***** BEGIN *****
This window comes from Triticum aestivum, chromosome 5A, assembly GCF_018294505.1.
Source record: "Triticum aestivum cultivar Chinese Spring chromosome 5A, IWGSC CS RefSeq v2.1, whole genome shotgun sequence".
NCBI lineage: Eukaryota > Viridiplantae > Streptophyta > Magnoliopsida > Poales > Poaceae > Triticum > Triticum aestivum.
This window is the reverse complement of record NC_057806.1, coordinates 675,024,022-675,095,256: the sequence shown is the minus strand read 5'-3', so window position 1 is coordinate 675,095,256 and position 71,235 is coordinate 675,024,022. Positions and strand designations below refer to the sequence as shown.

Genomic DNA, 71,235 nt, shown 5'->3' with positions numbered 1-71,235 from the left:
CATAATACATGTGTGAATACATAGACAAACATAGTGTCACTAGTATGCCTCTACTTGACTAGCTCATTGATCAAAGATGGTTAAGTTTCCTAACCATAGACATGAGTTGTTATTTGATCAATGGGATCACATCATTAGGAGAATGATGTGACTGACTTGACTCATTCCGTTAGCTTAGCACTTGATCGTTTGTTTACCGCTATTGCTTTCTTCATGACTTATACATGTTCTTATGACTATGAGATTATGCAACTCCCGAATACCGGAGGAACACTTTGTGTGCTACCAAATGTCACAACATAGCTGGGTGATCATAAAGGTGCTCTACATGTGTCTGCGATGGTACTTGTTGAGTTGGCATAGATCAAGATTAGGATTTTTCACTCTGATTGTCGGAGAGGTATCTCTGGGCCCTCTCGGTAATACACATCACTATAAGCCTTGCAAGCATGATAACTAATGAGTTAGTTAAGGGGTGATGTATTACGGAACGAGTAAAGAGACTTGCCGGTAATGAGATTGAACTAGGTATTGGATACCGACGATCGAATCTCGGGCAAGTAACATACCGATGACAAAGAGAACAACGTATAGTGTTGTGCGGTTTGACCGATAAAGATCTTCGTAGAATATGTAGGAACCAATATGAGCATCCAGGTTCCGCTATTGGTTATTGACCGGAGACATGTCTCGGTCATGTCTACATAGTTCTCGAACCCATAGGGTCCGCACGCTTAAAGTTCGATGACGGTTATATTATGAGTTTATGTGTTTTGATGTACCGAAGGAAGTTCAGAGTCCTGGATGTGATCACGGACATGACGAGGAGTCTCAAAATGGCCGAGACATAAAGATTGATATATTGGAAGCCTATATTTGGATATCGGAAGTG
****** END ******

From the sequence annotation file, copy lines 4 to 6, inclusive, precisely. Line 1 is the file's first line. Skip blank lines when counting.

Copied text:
This window is the reverse complement of record NC_057806.1, coordinates 675,024,022-675,095,256: the sequence shown is the minus strand read 5'-3', so window position 1 is coordinate 675,095,256 and position 71,235 is coordinate 675,024,022. Positions and strand designations below refer to the sequence as shown.

Genomic DNA, 71,235 nt, shown 5'->3' with positions numbered 1-71,235 from the left:
CATAATACATGTGTGAATACATAGACAAACATAGTGTCACTAGTATGCCTCTACTTGACTAGCTCATTGATCAAAGATGGTTAAGTTTCCTAACCATAGACATGAGTTGTTATTTGATCAATGGGATCACATCATTAGGAGAATGATGTGACTGACTTGACTCATTCCGTTAGCTTAGCACTTGATCGTTTGTTTACCGCTATTGCTTTCTTCATGACTTATACATGTTCTTATGACTATGAGATTATGCAACTCCCGAATACCGGAGGAACACTTTGTGTGCTACCAAATGTCACAACATAGCTGGGTGATCATAAAGGTGCTCTACATGTGTCTGCGATGGTACTTGTTGAGTTGGCATAGATCAAGATTAGGATTTTTCACTCTGATTGTCGGAGAGGTATCTCTGGGCCCTCTCGGTAATACACATCACTATAAGCCTTGCAAGCATGATAACTAATGAGTTAGTTAAGGGGTGATGTATTACGGAACGAGTAAAGAGACTTGCCGGTAATGAGATTGAACTAGGTATTGGATACCGACGATCGAATCTCGGGCAAGTAACATACCGATGACAAAGAGAACAACGTATAGTGTTGTGCGGTTTGACCGATAAAGATCTTCGTAGAATATGTAGGAACCAATATGAGCATCCAGGTTCCGCTATTGGTTATTGACCGGAGACATGTCTCGGTCATGTCTACATAGTTCTCGAACCCATAGGGTCCGCACGCTTAAAGTTCGATGACGGTTATATTATGAGTTTATGTGTTTTGATGTACCGAAGGAAGTTCAGAGTCCTGGATGTGATCACGGACATGACGAGGAGTCTCAAAATGGCCGAGACATAAAGATTGATATATTGGAAGCCTATATTTGGATATCGGAAGTG